Coding is a skill that’s now part of just about every discipline — and what’s more, it’s fun for kids to learn, and easy for parents and teachers to add to lessons at home or school. As kids get ready to go back to school and Chromebooks are once again on desks at home and in the classroom, it’s a good time to boost students’ coding knowledge. At Google, we believe every student deserves the chance to explore, advance and succeed in computer science. Practical computer science skills can help students learn and create, and bring more relevance to nearly any subject, from history to literature to current events.
Thanks to the devices and apps below, students of all ages can be engaged while learning to code. Fortunately, there are coding apps for just about every grade and skill level. Here are our suggestions for apps and devices to check out this fall, whether you’re in a classroom or at home with learners.
Coding apps to try in the classroom and at home
Whether it’s creating a video game as an assignment in science class, or building a website for a side project (lemonade stand, anyone?), there are coding apps for the whole family and the whole class. Families can find all of these apps on the Google Play Store, and schools can find out more information on the Chromebook App Hub.
Beginning to code
Cloud Stop Motion (Play Store) is a fun stop-motion and animation movie creator. Cloud Stop Motion enables kids to work with animations on a zoomable, scrollable timeline. Sound effects, music, titles, credits and speech bubbles can be added before rendering to an MP4 movie. An extensive library of audio, backgrounds and styles included, this app is great for students and parents alike.
Scratch Jr (Play Store) is tailor-made for younger learners. Scratch Jr is actually based on a programming language that teaches kids how to program by creating their own interactive stories and games.
Tynker Jr (Play Store) is perfect for children just learning to read. Children ages 5-7 can learn the fundamentals of coding by connecting picture blocks to move their characters.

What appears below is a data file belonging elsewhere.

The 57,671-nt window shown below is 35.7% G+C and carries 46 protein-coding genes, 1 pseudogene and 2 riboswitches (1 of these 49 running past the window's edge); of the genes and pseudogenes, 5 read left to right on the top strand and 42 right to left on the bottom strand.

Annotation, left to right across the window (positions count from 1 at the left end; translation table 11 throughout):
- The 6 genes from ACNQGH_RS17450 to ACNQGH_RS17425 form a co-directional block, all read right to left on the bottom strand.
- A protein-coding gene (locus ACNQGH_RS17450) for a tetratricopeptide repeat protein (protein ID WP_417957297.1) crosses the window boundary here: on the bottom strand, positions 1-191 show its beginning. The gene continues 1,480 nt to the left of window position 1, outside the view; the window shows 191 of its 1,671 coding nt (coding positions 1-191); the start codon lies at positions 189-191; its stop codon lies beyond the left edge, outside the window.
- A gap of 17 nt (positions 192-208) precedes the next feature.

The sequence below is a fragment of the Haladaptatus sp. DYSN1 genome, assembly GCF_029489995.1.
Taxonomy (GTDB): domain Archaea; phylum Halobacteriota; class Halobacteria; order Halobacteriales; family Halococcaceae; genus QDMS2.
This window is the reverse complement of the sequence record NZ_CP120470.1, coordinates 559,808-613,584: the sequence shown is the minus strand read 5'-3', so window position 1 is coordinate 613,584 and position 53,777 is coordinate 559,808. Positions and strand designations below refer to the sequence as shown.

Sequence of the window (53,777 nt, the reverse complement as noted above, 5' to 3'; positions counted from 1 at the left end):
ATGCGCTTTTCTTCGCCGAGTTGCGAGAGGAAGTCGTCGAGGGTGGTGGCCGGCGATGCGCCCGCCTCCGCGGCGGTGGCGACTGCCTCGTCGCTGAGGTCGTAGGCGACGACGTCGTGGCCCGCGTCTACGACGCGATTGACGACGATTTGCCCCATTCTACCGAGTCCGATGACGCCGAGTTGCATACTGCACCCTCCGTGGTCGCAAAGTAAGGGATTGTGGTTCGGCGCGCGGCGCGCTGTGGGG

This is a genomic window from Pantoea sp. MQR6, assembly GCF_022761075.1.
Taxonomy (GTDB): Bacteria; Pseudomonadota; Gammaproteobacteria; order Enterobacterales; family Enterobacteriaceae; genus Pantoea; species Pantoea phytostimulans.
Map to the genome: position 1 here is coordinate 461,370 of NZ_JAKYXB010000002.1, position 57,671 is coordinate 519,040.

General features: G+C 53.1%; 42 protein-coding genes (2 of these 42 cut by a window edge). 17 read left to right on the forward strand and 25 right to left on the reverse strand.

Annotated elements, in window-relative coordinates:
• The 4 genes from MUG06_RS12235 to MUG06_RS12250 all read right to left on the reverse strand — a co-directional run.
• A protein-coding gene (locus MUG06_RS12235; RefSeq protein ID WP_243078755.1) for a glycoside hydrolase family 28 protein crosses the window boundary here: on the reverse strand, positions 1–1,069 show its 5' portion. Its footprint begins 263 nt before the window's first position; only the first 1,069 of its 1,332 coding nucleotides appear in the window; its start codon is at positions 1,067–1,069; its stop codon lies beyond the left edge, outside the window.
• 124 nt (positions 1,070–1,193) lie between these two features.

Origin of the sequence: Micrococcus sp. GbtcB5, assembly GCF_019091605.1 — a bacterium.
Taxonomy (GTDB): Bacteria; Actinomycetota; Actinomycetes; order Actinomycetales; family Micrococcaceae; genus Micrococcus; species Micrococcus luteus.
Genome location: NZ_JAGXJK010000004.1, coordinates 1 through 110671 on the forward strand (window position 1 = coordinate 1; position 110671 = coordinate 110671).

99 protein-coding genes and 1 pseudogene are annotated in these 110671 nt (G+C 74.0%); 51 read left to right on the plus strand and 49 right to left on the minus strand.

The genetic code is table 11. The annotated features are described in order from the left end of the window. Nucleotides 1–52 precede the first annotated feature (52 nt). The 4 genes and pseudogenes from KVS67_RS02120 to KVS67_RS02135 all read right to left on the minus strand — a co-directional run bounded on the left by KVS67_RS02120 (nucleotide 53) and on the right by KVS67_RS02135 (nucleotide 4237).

More advanced coders
Piper Make (Play Store, App Hub) is a drag-and-drop coding platform for the Pico, the newest microcontroller board from Raspberry Pi. Using Piper’s hardware packages available online, the Piper Make portal offers new narrative-based tutorials, projects, and ways to start building and coding technology.
Tynker (Play Store, App Hub) features block-based coding challenges that help learners move on to more complex skills like Python coding and advanced computer science. It even offers AP Computer Science courses.
Devices for coding, creating and anything in between
With new devices for learning anywhere or advanced use, students and families can find devices for more robust needs such as content creation and editing, coding, and running apps in virtualized environments simultaneously with large video calls.
There’s a device for everyone in the family or classroom. This includes devices like the Lenovo 500e Gen 3, which works in both laptop and tablet mode and has a rear-facing camera and built-in stylus. It also includes the spill-resistant HP Chromebook x360 11 G4 EE, the Acer Chromebook Spin 512, or the Lenovo 300e Gen 3 with its 3:2 ratio, ideal for reading and working on Docs more comfortably, an Always Connected LTE enabled device with dual cameras. You can find all the latest in this handy guide for schools, or on chromebook.com.
To learn more about Google’s commitment to closing equity gaps in computer science education and discover lessons, research, scholarship opportunities and more, visit our Code with Google page. Educators can also find CS resources on our website and on the Chromebook App Hub. And for more resources for families, with guidance on everything from classroom tools to screen time best practices, visit families.google.com, and sign up for Family Link for parents to help set digital ground rules on their school or personal device.